Lost in the Movies (formerly The Dancing Image): June 2014

Monday, June 30, 2014

It's a Strange World: A David Lynch retrospective, 1967 - 2013 (part two: the forest)


This is my fifth and final entry in David Lynch Month, an essay examining long-term changes in Lynch's work. You don't necessarily need to read "part one" first, particularly if you're already familiar with Lynch. There are spoilers for all of his films.

This week's "Question in a World of Blue" is: What does the term "Lynchian" mean to you? You can respond in the comments below or on your own blog (please tag this entry in your response).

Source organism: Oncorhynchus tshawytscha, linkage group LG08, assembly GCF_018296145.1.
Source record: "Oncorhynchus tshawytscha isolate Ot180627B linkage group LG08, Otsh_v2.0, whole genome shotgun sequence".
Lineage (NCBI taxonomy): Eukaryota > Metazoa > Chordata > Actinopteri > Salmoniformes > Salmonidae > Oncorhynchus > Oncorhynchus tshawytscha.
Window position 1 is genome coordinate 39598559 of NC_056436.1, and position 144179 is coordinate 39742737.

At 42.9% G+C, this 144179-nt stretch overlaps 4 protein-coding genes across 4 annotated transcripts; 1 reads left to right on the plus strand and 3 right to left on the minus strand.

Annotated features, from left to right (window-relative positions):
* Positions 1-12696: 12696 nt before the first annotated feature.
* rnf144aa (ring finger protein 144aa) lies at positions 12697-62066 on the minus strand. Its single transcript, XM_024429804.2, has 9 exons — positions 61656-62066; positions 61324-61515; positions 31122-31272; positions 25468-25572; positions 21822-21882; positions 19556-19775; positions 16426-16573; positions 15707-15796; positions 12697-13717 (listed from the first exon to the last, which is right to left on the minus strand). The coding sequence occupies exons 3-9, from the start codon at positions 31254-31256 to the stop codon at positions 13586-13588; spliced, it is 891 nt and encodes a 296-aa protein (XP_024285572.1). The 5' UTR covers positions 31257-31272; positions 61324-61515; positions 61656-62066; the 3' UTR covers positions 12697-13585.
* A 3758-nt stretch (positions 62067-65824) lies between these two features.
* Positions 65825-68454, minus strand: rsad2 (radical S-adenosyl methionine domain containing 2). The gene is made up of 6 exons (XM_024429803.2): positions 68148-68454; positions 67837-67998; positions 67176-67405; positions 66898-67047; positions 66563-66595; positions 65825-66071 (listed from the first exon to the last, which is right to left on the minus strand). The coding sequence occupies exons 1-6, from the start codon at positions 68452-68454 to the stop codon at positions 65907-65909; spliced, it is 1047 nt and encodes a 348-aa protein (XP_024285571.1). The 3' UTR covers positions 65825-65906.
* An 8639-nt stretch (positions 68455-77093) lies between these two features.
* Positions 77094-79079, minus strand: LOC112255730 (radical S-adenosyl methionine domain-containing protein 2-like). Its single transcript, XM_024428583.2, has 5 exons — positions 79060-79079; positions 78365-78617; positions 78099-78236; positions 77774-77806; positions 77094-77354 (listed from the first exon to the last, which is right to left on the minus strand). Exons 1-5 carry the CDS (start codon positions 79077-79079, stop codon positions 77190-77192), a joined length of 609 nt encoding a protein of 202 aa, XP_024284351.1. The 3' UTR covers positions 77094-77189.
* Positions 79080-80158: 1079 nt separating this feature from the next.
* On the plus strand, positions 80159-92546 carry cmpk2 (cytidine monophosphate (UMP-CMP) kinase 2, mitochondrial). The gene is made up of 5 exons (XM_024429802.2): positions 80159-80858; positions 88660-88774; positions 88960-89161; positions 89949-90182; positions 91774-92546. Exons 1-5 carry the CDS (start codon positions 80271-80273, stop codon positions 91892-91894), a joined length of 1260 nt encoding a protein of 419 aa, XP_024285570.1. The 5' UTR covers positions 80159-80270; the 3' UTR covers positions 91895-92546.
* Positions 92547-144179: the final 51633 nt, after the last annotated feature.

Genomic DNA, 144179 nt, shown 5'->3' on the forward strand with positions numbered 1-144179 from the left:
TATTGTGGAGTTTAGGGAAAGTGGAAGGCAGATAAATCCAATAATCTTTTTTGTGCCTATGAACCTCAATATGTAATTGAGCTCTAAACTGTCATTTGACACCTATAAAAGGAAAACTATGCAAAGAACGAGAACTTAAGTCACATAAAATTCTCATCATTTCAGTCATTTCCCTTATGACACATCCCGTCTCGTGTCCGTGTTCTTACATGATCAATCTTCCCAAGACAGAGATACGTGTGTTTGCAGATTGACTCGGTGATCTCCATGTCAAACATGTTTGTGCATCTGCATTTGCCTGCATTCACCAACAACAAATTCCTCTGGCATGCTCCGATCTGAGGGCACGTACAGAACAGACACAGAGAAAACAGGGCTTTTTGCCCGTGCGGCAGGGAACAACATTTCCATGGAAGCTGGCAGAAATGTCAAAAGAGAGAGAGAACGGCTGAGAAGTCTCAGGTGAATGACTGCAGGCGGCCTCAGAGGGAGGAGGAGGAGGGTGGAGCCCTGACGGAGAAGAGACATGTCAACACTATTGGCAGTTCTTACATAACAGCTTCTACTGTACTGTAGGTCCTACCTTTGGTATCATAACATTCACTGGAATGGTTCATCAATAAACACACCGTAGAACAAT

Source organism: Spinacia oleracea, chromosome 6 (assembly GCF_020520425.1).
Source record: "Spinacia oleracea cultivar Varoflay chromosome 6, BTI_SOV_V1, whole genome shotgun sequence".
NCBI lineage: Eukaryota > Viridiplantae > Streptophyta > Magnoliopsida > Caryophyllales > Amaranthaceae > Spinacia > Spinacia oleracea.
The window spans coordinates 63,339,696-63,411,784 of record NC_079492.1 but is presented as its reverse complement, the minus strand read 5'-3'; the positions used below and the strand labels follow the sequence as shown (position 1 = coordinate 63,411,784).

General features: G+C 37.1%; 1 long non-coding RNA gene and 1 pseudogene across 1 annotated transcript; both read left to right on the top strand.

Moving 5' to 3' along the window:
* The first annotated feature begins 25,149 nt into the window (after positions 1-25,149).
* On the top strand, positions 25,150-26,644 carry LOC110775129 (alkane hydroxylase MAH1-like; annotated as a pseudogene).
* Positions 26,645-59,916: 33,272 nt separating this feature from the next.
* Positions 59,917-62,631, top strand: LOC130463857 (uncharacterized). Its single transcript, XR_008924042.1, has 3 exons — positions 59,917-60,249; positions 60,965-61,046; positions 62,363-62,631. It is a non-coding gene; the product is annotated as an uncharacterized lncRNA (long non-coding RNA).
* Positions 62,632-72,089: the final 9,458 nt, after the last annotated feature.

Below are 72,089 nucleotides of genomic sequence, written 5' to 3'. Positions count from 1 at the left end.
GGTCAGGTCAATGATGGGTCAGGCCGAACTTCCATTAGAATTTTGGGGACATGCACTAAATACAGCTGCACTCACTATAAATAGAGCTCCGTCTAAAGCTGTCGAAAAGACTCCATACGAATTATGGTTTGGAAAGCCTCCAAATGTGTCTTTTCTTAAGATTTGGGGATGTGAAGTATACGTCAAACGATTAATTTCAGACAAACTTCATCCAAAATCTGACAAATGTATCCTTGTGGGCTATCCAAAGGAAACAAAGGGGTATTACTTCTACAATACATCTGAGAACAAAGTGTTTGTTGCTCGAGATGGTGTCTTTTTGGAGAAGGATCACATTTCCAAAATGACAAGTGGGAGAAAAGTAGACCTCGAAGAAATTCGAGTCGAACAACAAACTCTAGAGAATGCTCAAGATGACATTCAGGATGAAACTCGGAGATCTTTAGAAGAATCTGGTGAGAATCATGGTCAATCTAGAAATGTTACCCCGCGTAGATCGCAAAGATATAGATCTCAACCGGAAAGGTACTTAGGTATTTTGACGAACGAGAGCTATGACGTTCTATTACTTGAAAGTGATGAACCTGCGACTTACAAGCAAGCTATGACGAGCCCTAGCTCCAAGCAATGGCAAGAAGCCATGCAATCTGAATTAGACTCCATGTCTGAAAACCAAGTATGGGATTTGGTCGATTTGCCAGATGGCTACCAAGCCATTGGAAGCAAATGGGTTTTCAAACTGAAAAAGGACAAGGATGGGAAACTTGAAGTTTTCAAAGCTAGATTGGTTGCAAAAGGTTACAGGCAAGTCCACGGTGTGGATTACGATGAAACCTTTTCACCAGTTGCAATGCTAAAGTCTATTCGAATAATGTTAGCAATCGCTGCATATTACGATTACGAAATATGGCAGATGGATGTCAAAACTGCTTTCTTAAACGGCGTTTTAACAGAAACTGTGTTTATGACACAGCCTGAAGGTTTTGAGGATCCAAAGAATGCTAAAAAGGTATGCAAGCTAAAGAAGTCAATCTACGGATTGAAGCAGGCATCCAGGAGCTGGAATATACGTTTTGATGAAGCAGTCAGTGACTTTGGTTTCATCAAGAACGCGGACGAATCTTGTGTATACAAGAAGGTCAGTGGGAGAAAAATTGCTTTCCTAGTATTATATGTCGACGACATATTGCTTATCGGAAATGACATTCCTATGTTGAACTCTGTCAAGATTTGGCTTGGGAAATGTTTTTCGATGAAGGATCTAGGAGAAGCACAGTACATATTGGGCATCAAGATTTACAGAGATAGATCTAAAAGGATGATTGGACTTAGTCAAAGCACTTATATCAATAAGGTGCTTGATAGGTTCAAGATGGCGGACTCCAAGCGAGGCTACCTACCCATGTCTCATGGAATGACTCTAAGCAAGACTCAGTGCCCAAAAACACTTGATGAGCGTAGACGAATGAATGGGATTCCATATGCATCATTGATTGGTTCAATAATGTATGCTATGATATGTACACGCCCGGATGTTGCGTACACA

David Lynch has been making films for almost half a century. Because it took him another ten years to release his first feature, and nearly another decade to achieve his full-on "Lynchian" breakthrough into the mainstream, we tend to forget he's been around for so long. But Lynch's work stretches from the avant-garde cinematic renaissance of the late sixties (with its reliance on celluloid and aesthetic discipline) to the digital free-for-all of the twenty-first century teens (unmoored and immersed in its own video hyperactivity). He has both shaped his times and been shaped by them, but he's also stood apart - a one-man band beating his own crazy clown drum, sometimes celebrated as a true and timeless American original, sometimes scorned as a self-indulgent sideshow to the larger world, societal and cinematic.